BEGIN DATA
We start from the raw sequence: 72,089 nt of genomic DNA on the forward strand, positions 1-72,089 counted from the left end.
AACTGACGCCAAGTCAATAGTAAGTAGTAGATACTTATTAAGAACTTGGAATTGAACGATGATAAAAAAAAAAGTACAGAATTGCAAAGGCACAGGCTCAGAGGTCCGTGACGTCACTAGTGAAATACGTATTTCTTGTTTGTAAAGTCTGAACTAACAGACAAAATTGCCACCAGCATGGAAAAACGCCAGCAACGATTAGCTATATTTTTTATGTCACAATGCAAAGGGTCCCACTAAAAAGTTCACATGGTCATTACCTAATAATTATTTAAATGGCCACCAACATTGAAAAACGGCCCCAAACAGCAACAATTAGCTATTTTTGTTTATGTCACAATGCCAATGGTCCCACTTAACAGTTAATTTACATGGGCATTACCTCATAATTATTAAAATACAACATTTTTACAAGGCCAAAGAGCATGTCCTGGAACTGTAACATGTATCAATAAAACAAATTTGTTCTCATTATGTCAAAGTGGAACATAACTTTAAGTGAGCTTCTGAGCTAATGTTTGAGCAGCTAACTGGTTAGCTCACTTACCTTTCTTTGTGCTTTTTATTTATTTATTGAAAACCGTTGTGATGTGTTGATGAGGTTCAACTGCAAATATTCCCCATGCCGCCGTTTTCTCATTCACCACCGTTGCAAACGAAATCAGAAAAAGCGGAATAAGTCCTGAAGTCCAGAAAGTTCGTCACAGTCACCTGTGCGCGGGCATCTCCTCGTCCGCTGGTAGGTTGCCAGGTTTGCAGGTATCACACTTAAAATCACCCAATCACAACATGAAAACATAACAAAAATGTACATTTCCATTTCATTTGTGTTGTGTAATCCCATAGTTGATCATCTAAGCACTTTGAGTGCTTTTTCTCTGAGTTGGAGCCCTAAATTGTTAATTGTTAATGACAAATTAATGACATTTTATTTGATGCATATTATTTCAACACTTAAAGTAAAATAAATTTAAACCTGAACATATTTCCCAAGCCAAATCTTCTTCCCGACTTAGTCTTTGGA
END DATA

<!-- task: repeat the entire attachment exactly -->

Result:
We start from the raw sequence: 72,089 nt of genomic DNA on the forward strand, positions 1-72,089 counted from the left end.
AACTGACGCCAAGTCAATAGTAAGTAGTAGATACTTATTAAGAACTTGGAATTGAACGATGATAAAAAAAAAAGTACAGAATTGCAAAGGCACAGGCTCAGAGGTCCGTGACGTCACTAGTGAAATACGTATTTCTTGTTTGTAAAGTCTGAACTAACAGACAAAATTGCCACCAGCATGGAAAAACGCCAGCAACGATTAGCTATATTTTTTATGTCACAATGCAAAGGGTCCCACTAAAAAGTTCACATGGTCATTACCTAATAATTATTTAAATGGCCACCAACATTGAAAAACGGCCCCAAACAGCAACAATTAGCTATTTTTGTTTATGTCACAATGCCAATGGTCCCACTTAACAGTTAATTTACATGGGCATTACCTCATAATTATTAAAATACAACATTTTTACAAGGCCAAAGAGCATGTCCTGGAACTGTAACATGTATCAATAAAACAAATTTGTTCTCATTATGTCAAAGTGGAACATAACTTTAAGTGAGCTTCTGAGCTAATGTTTGAGCAGCTAACTGGTTAGCTCACTTACCTTTCTTTGTGCTTTTTATTTATTTATTGAAAACCGTTGTGATGTGTTGATGAGGTTCAACTGCAAATATTCCCCATGCCGCCGTTTTCTCATTCACCACCGTTGCAAACGAAATCAGAAAAAGCGGAATAAGTCCTGAAGTCCAGAAAGTTCGTCACAGTCACCTGTGCGCGGGCATCTCCTCGTCCGCTGGTAGGTTGCCAGGTTTGCAGGTATCACACTTAAAATCACCCAATCACAACATGAAAACATAACAAAAATGTACATTTCCATTTCATTTGTGTTGTGTAATCCCATAGTTGATCATCTAAGCACTTTGAGTGCTTTTTCTCTGAGTTGGAGCCCTAAATTGTTAATTGTTAATGACAAATTAATGACATTTTATTTGATGCATATTATTTCAACACTTAAAGTAAAATAAATTTAAACCTGAACATATTTCCCAAGCCAAATCTTCTTCCCGACTTAGTCTTTGGA